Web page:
The odds are... remote. This is a factorial problem to calculate the answer you take how many options the first "dealt" card has of being. In this case the first card has a 1-in-52 chance of being the Ace of Spades (the "highest" card in a deck.) The next card has a 1-in-51 chance of being the Two of Spades, and so on. You calculate the odds of this happening my multiplying 52 by 51.
So, the odds are 52 times 51 times 50 times 49 times 48 times... yadda yadda yadda until you get to one. The answer?
The odd of taking a shuffled deck of cards, reshuffling it, and the dealing the cards back in the correct order are 1 in 806,581,751,709,439x10 to the 54th power. (septendecillion.)
Or 80 unvigintillion. (80 followed by 66 zeroes). For the sake of comparison, conservative estimates put the number of stars in our galaxy at 100 Billion (100 followed by 9 zeroes) and the number of galaxies in the universe at the same number, making the number of potential stars in the universe at 10 sextilion (a 10 followed by 21 zeroes.)
It depends on what exactly the conditions are. If you mean from a 52 card deck, drawing one card right after the other, then the chance that they will be those two cards in that exact order is 1/52 * 1/51. This is pretty much a percent of a percent. .00038, or about 4 percent of a percent.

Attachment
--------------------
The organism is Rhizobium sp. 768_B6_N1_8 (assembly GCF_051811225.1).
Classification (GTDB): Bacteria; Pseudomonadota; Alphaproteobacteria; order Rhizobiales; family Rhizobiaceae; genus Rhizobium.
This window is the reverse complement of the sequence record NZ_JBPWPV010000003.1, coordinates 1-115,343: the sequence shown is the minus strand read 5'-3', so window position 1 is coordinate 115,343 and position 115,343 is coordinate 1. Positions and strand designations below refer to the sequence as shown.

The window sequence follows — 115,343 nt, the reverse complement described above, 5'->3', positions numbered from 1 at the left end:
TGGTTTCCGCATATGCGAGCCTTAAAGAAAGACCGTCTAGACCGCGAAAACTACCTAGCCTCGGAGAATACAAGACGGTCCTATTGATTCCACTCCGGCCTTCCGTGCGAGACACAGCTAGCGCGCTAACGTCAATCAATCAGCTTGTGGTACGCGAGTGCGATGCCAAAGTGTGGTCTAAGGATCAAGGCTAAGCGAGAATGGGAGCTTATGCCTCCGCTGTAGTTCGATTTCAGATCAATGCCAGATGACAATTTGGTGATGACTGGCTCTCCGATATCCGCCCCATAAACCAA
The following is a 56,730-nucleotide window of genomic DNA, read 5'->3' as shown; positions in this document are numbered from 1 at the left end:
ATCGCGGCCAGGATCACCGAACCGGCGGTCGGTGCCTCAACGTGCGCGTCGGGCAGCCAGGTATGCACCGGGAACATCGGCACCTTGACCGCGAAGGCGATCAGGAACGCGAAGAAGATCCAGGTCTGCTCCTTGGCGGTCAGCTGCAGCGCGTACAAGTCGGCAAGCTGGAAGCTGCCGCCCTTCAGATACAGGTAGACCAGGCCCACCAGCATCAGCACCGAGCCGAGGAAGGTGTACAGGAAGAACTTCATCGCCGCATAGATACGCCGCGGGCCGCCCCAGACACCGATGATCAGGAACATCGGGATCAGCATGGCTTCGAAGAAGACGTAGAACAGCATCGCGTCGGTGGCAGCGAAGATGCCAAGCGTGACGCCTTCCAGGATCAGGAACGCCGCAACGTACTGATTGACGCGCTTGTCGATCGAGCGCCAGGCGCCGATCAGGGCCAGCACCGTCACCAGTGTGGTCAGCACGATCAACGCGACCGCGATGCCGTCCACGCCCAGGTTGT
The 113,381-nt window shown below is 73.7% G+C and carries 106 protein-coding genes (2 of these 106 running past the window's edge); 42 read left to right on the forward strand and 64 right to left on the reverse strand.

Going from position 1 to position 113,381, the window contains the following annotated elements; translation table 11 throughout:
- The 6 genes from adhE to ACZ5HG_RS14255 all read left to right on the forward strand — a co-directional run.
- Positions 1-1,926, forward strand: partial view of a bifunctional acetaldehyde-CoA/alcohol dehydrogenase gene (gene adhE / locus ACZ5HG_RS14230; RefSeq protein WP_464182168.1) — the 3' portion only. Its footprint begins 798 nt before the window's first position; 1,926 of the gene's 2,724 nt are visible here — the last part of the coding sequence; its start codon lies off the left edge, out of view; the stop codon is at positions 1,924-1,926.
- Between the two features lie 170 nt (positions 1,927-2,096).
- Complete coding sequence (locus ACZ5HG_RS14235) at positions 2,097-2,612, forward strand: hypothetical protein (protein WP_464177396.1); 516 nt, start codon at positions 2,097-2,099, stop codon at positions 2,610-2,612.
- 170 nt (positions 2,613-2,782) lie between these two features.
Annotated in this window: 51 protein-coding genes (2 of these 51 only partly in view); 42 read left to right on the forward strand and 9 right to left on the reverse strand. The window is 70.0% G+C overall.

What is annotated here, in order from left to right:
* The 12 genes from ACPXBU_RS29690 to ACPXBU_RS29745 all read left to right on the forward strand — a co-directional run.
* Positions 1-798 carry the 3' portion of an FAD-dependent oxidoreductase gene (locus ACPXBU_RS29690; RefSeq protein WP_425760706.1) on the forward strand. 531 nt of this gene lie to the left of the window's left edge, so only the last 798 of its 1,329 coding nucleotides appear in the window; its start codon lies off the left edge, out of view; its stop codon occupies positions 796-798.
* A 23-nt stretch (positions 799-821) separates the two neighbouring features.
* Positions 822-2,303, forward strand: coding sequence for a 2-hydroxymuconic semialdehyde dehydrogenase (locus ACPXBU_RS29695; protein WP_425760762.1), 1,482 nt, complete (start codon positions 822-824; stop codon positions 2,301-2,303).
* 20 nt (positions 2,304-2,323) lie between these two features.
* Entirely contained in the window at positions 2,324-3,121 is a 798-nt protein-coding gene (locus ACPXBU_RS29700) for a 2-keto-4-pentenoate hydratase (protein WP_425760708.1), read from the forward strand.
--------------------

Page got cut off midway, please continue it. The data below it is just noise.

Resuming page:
The answer will depend on the exact situation.If you are dealt a single card, the probability of that single card not being a queen is 12/13 - assuming you have no knowledge about the other cards.Here is another example. If you already hold three queens in your hand (and no other cards have been dealt), the probability of the next card being dealt being a queen is 1/49, so the probability of NOT getting a queen is 48/49 - higher than in the previous example.
Often a quick estimate is better. The population of a city for example. An exact answer would require a lot of time and money, and by the time you got your answer, people would have moved in or out, changing the exact answer.
becaused it is exact
No you cant
That really depends upon what your name is.
I Don't know the exact number but a lot of newly released games have about 2800 cards on them and they don't even have all the cards in the game. There are definitly 2800+ cards in the game.
I don't know the exact chances, but it's certainly possible, so you should take a pregnancy test.
"There are not really any advantages or using CFd dealing. It is pretty much the exact same as using any other dealer. However, CFd's can be less expensive with lower margins."
Many of the hockey cards are valued in price close to $1 each. The exact amount for the cards will vary depending upon their condition.
I cannot give you the exact date but these cards are valuable in any generation:Babe RuthMickey MantleTy CobbHonus WagnerEddie PlankLou GehrigJoe JacksonJoe Doyle
Any where from about 7 to 200,000. If you are dealing with premium BKC it's about 12.
You have to follow the movement of the tile as it is shuffled around. It is sometimes difficult but with practice you can pick it out easily.(If you can't see where it is moving, try picking the exact same position for 8 or 9 games and eventually you just get lucky and it is there.)
I dont know the exact number, but writing paid off for me, i got a letter from him back just recently!
I am wondering the same exact thing! someone please answer
prob a fake